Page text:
Climate Action as Positive Human Rights Obligation: The Appeals Judgment in Urgenda v The Netherlands
Burgers, Laura & Staal, Tim ‘Climate action as positive human rights obligation: The appeals judgment in Urgenda v the Netherlands’ in Wessel, Ramses A; Werner, Wouter; Boutin, Bérénice (Eds.) Netherlands Yearbook of International Law 2018, T.M.C. Asser Press, forthcoming in spring 2019
Centre for the Study of European Contract Law Working Paper No. 2019-01
Amsterdam Center for International Law No. 2019-01
Law and Justice Across Borders Research Paper No. 2019-01
20 Pages Posted: 11 Jan 2019 Last revised: 8 May 2019
Date Written: January 11, 2019
On 9 October 2018, the Hague Court of Appeal confirmed the first instance judgement rendered in the world-famous Urgenda case: the Dutch State commits a tort by setting a goal for greenhouse gasses emissions reduction of only 20% by the end of 2020, compared to 1990 levels. The State is ordered to raise this goal to at least 25%. Both judgments are heavily criticised by constitutional and administrative law scholars. Most of this critique is ultimately linked to the objection that the Courts overstepped their task in the constitutional separation of powers. With this objection the State also takes the case to the Supreme Court.
This annotation analyses the appellate court’s decision step by step, pointing out where it differs from the lower court’s decision and engaging with the various critiques. The Court of Appeal directly applies Articles 2 (right to life) and 8 (right to family life) of the ECHR, finds that these rights cover climate change related situations, and on the basis of Dutch civil procedure determines that 25% reduction is the factual minimum to prevent ECHR violations. Although parts of the decision could have been motivated in more detail, the authors conclude that the Court applied the law correctly and that neither the separation of powers, nor the political question doctrine were infringed.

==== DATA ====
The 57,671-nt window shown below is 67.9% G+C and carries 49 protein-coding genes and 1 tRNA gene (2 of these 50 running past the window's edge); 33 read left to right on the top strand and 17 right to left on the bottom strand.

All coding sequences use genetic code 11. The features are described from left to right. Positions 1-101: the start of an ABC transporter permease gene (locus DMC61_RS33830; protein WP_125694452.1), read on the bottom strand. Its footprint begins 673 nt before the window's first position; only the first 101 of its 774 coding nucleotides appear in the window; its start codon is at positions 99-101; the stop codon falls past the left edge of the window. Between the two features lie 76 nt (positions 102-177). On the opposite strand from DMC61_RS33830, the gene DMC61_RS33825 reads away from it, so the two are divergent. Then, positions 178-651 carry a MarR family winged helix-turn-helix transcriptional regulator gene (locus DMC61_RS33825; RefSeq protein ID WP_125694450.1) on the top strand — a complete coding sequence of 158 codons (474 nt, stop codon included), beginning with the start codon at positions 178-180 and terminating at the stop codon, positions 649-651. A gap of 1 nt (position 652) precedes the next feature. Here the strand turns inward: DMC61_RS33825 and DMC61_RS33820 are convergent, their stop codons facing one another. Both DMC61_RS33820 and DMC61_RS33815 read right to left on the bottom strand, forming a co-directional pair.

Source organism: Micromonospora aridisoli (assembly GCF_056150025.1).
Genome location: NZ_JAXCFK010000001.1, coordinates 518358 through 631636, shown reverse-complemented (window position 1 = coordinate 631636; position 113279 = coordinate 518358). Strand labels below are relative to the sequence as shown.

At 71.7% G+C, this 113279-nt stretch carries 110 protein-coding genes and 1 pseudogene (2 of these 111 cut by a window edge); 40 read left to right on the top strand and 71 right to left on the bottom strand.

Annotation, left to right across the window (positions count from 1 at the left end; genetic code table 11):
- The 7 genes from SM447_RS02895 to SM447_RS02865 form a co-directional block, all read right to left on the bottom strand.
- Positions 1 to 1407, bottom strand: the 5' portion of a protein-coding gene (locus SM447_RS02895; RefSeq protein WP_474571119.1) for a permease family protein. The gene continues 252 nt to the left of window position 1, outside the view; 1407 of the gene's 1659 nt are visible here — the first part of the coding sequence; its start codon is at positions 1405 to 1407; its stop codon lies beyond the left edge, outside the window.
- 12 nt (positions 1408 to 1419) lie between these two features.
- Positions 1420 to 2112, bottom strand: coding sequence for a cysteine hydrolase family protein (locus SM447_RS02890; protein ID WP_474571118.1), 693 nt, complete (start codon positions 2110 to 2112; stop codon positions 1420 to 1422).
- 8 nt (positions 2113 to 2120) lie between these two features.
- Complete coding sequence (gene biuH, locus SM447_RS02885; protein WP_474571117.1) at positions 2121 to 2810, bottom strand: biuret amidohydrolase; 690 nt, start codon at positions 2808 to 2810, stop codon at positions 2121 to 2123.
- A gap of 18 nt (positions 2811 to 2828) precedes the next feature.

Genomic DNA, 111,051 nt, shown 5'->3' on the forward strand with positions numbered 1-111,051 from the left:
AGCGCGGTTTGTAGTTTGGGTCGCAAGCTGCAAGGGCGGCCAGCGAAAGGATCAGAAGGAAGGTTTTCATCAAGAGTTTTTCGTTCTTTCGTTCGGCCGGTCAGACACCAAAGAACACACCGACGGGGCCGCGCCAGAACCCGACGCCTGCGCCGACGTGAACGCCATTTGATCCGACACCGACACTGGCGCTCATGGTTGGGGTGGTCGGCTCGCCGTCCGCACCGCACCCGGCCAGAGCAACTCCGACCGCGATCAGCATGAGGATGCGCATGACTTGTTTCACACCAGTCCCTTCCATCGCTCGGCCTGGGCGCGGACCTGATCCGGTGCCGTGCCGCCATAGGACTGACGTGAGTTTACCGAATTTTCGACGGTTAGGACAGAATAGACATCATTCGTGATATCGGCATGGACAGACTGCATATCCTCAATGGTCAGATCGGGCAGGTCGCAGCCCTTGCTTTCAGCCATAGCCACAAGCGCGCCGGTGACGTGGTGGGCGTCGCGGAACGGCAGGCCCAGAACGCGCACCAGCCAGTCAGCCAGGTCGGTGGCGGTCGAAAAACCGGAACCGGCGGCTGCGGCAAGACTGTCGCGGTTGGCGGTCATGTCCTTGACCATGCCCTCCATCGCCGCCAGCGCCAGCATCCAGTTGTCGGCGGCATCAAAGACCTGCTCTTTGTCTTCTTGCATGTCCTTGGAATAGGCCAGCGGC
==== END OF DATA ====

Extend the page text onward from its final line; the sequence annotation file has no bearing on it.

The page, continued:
Keywords: Urgenda, separation of powers, ECHR, climate change litigation, human rights, right to life, right to family life, environment, private law, civil procedure
JEL Classification: K13, K3, K32, K33, K4, K41, K42
Suggested Citation: Suggested Citation